On 13 September 2019 was held at the United Nations in New York a "High Level Meeting on the Culture of Peace" to mark the 20th anniversary of the U.N.'s Declaration and Programme of Action on a Culture of Peace. The General Assembly wishes to highlight "the priority it attaches to the full and effective implementation of these forward-looking decisions which are universally applicable and responds to the yearnings of every people for progress."
The U.N. statement goes on to say "The Declaration and Programme of Action on a Culture of Peace unamiously adoptd two decades ago is a universal document exploaining, outlining, and defining the focus of the Culture of Peace as agreed upon by the international community. This historic norm-setting document, considered one of the most significant legacies of the United Nations, sees the Culture of Peace as a process of individual, collective and institutional transformation." The theme of this year is "Empowering and Transforming Humanity."
Work on the theme of a culture of peace was begun at UNESCO in Paris in 1992 and was led for most of the time by Dr. David Adams. It was warmly supported by Federico Mayor when he was UNESCO's Director General. By 1999 the thinking and research within UNESCO had progressed to the point that it could be promoted within the U.N. General Assembly. Thus, the General Assembly proclaimed that the Year 2000 should be celebrated as the International Year for a Culture of Peace - a fitting way to start off the millenium.
As often happens within the U.N. when the goals of an international year are not reached within the year, the year is transformed into a decade. Thus the Decade 2001-2010 was declared to be the International Decade for a Culture of Peace and Non-violence for the Children of the World. It was to get this Decade approved at the U.N. that I became involved.
The idea of non-violence was being increasingly mentioned within UNESCO but is often seen as protests against the policies and practices of government. Thus non-violence was not overly stressed in the discussions about a culture of peace. However, if a culture of peace is to be based on "speaking Truth to Power", then non-violence had to be mentioned. Moreover, if a culture of peace is to be created, it must start in the attitudes and training of children and youth.
At the time, I was president of a French childwelfare organization working largely in countries impacted by armed conflicts, in particular Cambodia, Vietnam and Lebanon. We made an effort to get Nobel Peace Lauriates to sign a statement saying that children were important and should be educated. As a Paris-based NGO, we were in regular contact with UNESCO. Thus, the two efforts were tied together - especially that "linkage" among different approaches was a key concept in the culture of peaace process. The new title for the transformation of the year into a decade was an example of such linking.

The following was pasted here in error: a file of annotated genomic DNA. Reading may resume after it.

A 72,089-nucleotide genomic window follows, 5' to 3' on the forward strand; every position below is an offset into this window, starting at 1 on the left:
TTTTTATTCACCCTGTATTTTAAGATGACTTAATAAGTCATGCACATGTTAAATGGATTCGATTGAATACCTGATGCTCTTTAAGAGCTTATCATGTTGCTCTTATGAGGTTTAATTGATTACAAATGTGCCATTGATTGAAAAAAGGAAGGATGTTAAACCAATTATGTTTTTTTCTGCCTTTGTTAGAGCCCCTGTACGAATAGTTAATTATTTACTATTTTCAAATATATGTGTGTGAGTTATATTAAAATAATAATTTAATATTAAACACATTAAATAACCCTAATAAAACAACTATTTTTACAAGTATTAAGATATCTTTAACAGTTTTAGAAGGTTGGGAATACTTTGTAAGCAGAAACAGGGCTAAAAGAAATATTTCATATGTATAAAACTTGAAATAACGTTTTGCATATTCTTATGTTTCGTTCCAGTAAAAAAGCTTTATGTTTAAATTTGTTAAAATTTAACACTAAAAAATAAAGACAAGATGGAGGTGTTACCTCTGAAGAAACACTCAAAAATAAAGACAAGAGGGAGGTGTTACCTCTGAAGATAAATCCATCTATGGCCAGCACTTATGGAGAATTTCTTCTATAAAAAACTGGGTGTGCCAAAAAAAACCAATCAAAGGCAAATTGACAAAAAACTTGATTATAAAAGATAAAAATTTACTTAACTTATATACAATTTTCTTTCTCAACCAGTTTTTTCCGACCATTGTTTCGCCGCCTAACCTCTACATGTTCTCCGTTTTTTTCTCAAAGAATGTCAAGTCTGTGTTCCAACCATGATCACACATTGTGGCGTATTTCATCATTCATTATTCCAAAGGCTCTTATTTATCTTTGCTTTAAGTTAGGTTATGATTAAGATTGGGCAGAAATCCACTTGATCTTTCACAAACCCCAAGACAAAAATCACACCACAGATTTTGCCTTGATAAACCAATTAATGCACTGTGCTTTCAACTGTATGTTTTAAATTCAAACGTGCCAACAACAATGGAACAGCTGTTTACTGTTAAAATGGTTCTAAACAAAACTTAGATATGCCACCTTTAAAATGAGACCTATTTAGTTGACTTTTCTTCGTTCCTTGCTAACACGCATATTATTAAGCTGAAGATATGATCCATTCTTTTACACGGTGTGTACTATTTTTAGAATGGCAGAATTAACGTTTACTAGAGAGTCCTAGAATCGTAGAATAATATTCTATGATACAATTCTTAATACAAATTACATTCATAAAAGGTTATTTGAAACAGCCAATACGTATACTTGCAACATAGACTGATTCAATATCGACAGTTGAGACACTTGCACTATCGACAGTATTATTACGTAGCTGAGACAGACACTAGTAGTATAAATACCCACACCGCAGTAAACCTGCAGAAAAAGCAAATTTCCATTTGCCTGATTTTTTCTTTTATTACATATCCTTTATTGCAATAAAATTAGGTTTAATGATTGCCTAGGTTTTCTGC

However, the title of the decade ran into opposition before it was voted upon from two States of weight in U.N. circles: the United Kingdom and the U.S.A. Both representatives argued that their countries were already doing enough for the children of the world by contributing to UNICEF, and it was not necessary to have a whole decade focused on children. A few representatives also argued that the title of the Decade was too long, especially to get media attention. I replied that it was not up to NGO represntatives to cut the title. Governments would have to do it.
Fortunately Ambassador Anwarul K. Chowdhury of Bangladesh was a devoted advocate of the Culture of Peace and was able to get support for the resolution and the full title of the Decade. The U.K. and U.S. representatives could not openly oppose something for the good of children. Ambassador Chowdhury said "I believe that this document is unique in more than one way. It is a universal document in the real sense, transcending boundaries, cultures, societies and nations. Unlike many other General Assembly documents, this document is action-oriented and encourages actions at all levels, be they at the level of the individual, the community, the nation or the region, or at the global and international levels."
With David Adams of UNESCO we helped draw up a "Manifesto 2000 for a Culture of Peace and Nonviolence" which was signed by 74 million individuals world wide.
Obviously, we have not yet reached a Culture of Peace and Nonviolence after the efforts of the Decade. In fact, we have not even been able to reach peace as an end to armed conflicts in many parts of the world. Nevertheless, the ideal remains and a good deal of useful efforts, especially in the field of training of children and youth has been undertaken. The efforts go on!
Rene Wadlow, President, Association of World Citizens